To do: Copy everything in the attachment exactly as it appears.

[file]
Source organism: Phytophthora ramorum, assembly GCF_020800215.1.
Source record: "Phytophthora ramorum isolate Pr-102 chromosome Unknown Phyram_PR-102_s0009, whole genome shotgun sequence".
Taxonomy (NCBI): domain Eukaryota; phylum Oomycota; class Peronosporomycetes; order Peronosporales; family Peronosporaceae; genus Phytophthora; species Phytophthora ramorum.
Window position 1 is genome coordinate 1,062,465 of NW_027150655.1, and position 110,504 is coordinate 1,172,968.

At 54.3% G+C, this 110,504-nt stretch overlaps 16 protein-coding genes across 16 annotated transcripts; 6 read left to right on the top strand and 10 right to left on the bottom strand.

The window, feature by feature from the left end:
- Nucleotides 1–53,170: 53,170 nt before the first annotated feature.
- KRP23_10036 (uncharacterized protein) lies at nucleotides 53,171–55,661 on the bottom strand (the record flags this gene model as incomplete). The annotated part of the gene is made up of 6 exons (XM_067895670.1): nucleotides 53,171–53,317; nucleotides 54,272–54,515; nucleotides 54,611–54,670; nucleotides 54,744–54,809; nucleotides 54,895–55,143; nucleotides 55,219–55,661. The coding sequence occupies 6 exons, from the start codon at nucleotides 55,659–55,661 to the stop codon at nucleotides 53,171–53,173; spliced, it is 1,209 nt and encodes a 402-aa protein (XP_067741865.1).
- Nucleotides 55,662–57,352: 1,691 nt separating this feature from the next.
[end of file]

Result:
Source organism: Phytophthora ramorum, assembly GCF_020800215.1.
Source record: "Phytophthora ramorum isolate Pr-102 chromosome Unknown Phyram_PR-102_s0009, whole genome shotgun sequence".
Taxonomy (NCBI): domain Eukaryota; phylum Oomycota; class Peronosporomycetes; order Peronosporales; family Peronosporaceae; genus Phytophthora; species Phytophthora ramorum.
Window position 1 is genome coordinate 1,062,465 of NW_027150655.1, and position 110,504 is coordinate 1,172,968.

At 54.3% G+C, this 110,504-nt stretch overlaps 16 protein-coding genes across 16 annotated transcripts; 6 read left to right on the top strand and 10 right to left on the bottom strand.

The window, feature by feature from the left end:
- Nucleotides 1–53,170: 53,170 nt before the first annotated feature.
- KRP23_10036 (uncharacterized protein) lies at nucleotides 53,171–55,661 on the bottom strand (the record flags this gene model as incomplete). The annotated part of the gene is made up of 6 exons (XM_067895670.1): nucleotides 53,171–53,317; nucleotides 54,272–54,515; nucleotides 54,611–54,670; nucleotides 54,744–54,809; nucleotides 54,895–55,143; nucleotides 55,219–55,661. The coding sequence occupies 6 exons, from the start codon at nucleotides 55,659–55,661 to the stop codon at nucleotides 53,171–53,173; spliced, it is 1,209 nt and encodes a 402-aa protein (XP_067741865.1).
- Nucleotides 55,662–57,352: 1,691 nt separating this feature from the next.